Microcosmology: Atom In Jain Philosophy & Modern Science: [1.2.1.1] Atom in Modern Science - Mechanics and Electrodynamics - Classical Physics

Published: 31.05.2007
Updated: 06.08.2008

As we have seen, Philosophy and Science were not separate until the first half of the seventeenth century when Rene Descartes based his view of nature on a fundamental division into two realms - mind and matter. The Cartesian division helped the scientists to study the physical universe as an independent objective reality. And they treated the material world as a huge machine composed of different objects. It was Isaac Newton who constructed his mechanics on its basis and his laws became the foundation of the classical physics. From the second half of the seventeenth to the end of the nineteenth century, scientific thinking was very largely dominated by the Newtonian model of the universe, which supported all of science as well, as Natural Philosophy for almost three centuries.

Newton was the first person to discover "Laws of nature" which unify many aspects of common experience. Newton's Laws of Motion were, in fact, based upon sound experimental evidence and nothing else. They predict and depict events which are simple to understand and easy to picture, because they pertain to ordinary objects of daily experience. Besides the laws of motion, Newton's great contribution to science was the 'law of gravity' - a remarkable Natural phenomena, though it is generally taken for granted. It is the same force, which pulls objects downwards and also keeps the celestial bodies like the moon and the planets rotating in the orbits. The laws of motion not only give us a foreknowledge of eclipses, seasons etc., but we can also know precisely where the moon will be in relation to the earth, and the earth in relation to the sun at any given moment. Without Newtonian physics, the space-programmes might not have been possible.

The stage of the Newtonian universe was

  1. the three dimensional absolute space-"always similar and immovable" and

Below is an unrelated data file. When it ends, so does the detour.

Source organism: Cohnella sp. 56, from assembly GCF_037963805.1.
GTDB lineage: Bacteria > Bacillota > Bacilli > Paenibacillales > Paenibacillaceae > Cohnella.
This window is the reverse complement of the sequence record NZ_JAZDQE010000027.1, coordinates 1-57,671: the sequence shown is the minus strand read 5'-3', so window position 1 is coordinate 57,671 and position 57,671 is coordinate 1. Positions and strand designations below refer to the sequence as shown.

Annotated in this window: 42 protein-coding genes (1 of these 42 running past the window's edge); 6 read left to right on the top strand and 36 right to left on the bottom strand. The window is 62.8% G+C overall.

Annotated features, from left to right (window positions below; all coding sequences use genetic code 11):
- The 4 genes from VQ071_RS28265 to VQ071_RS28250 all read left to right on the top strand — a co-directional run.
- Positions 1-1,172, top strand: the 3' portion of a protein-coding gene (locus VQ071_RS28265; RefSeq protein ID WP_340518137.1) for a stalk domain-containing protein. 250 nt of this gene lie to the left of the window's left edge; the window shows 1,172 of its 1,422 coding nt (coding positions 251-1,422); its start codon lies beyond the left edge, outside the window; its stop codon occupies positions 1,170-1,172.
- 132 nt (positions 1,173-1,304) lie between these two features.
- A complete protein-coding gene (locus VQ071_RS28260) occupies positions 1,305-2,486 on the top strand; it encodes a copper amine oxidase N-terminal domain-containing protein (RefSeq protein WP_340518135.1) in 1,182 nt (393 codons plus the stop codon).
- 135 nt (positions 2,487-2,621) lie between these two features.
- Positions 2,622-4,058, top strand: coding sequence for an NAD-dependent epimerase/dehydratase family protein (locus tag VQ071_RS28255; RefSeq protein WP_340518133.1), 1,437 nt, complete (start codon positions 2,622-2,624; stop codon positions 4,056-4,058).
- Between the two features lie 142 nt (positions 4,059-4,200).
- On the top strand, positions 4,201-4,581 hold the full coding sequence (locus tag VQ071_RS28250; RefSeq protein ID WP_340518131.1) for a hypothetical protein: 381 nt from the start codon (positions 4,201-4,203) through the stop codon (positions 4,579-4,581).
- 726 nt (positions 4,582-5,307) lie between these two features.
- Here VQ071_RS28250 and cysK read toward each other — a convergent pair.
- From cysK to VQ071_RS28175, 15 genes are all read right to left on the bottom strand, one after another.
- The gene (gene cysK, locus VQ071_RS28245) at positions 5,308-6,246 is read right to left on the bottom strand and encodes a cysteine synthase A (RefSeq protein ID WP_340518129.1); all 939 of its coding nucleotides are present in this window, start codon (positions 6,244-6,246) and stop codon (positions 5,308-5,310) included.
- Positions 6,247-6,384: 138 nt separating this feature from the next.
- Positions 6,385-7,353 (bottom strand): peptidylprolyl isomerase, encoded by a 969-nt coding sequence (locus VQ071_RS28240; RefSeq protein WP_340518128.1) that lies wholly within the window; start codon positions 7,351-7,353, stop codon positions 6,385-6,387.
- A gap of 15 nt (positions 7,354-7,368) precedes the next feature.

2. absolute time, a separate dimension-"flowing uniformly without regard to anything external".

Material particles (actors) or mass-points-small, solid and indestructible objects, out of which all matter was made - moved in this absolute space, filled with ether (medium of motion), strictly obeying the laws of motion in respect to the absolute time. It can be seen that this model was' not very much different from that of Greek atomists. The important difference between the Democritean and Newtonian atoms is that the former were moved by external forces, which were assumed to be of spiritual origin, and therefore, were fundamentally different from matter while in the case of Newtonian particles, the moving force acting between them is an innate quality of matter, depending upon the mass and the mutual distance of the particle. It is the force of gravity.

Physicists up to the 19th century firmly believed that the universe was indeed a huge machine working in accordance with the Newtonian equations of motion, which were the basis of classical mechanics. In fact, these laws of motion were accepted as the ultimate theory of natural phenomena. But, alas, a new physical reality viz-electromagnetic phenomena, which was discovered in less than a hundred years dethroned the supremacy of the Newtonian laws and exposed their limitations, and also established that none of their features had absolute validity.

Sources
  • Jain Vishva Barati Institute, Ladnun, India
  • Edited by Muni Mahendra Kumar
  • 3rd Edition 1995

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  1. Descartes
  2. Ether
  3. Isaac Newton
  4. Newton
  5. Science
  6. Space
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